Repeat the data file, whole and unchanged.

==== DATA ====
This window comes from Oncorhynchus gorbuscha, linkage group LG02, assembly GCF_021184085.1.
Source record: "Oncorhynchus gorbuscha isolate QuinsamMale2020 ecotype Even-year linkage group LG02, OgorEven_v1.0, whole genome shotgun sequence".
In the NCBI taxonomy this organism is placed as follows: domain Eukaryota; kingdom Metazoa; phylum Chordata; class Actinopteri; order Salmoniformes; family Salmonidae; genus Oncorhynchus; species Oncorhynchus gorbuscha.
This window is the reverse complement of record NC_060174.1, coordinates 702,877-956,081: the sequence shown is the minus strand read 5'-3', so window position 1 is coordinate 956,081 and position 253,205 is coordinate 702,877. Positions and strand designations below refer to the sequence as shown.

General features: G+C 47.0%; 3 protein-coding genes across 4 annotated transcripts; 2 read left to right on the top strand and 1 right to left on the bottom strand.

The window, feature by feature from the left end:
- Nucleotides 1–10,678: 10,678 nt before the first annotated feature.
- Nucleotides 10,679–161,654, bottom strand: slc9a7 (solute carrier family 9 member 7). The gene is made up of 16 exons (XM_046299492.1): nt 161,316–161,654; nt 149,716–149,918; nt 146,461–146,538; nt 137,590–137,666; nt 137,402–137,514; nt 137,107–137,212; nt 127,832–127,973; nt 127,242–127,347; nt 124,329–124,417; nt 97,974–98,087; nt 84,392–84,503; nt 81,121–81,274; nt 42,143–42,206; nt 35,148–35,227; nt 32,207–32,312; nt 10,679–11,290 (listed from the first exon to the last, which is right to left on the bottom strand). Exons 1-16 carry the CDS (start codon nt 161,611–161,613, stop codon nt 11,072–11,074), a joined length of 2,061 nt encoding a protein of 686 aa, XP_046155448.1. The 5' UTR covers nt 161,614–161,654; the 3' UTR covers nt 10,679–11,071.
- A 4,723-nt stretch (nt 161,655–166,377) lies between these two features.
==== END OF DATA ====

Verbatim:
This window comes from Oncorhynchus gorbuscha, linkage group LG02, assembly GCF_021184085.1.
Source record: "Oncorhynchus gorbuscha isolate QuinsamMale2020 ecotype Even-year linkage group LG02, OgorEven_v1.0, whole genome shotgun sequence".
In the NCBI taxonomy this organism is placed as follows: domain Eukaryota; kingdom Metazoa; phylum Chordata; class Actinopteri; order Salmoniformes; family Salmonidae; genus Oncorhynchus; species Oncorhynchus gorbuscha.
This window is the reverse complement of record NC_060174.1, coordinates 702,877-956,081: the sequence shown is the minus strand read 5'-3', so window position 1 is coordinate 956,081 and position 253,205 is coordinate 702,877. Positions and strand designations below refer to the sequence as shown.

General features: G+C 47.0%; 3 protein-coding genes across 4 annotated transcripts; 2 read left to right on the top strand and 1 right to left on the bottom strand.

The window, feature by feature from the left end:
- Nucleotides 1–10,678: 10,678 nt before the first annotated feature.
- Nucleotides 10,679–161,654, bottom strand: slc9a7 (solute carrier family 9 member 7). The gene is made up of 16 exons (XM_046299492.1): nt 161,316–161,654; nt 149,716–149,918; nt 146,461–146,538; nt 137,590–137,666; nt 137,402–137,514; nt 137,107–137,212; nt 127,832–127,973; nt 127,242–127,347; nt 124,329–124,417; nt 97,974–98,087; nt 84,392–84,503; nt 81,121–81,274; nt 42,143–42,206; nt 35,148–35,227; nt 32,207–32,312; nt 10,679–11,290 (listed from the first exon to the last, which is right to left on the bottom strand). Exons 1-16 carry the CDS (start codon nt 161,611–161,613, stop codon nt 11,072–11,074), a joined length of 2,061 nt encoding a protein of 686 aa, XP_046155448.1. The 5' UTR covers nt 161,614–161,654; the 3' UTR covers nt 10,679–11,071.
- A 4,723-nt stretch (nt 161,655–166,377) lies between these two features.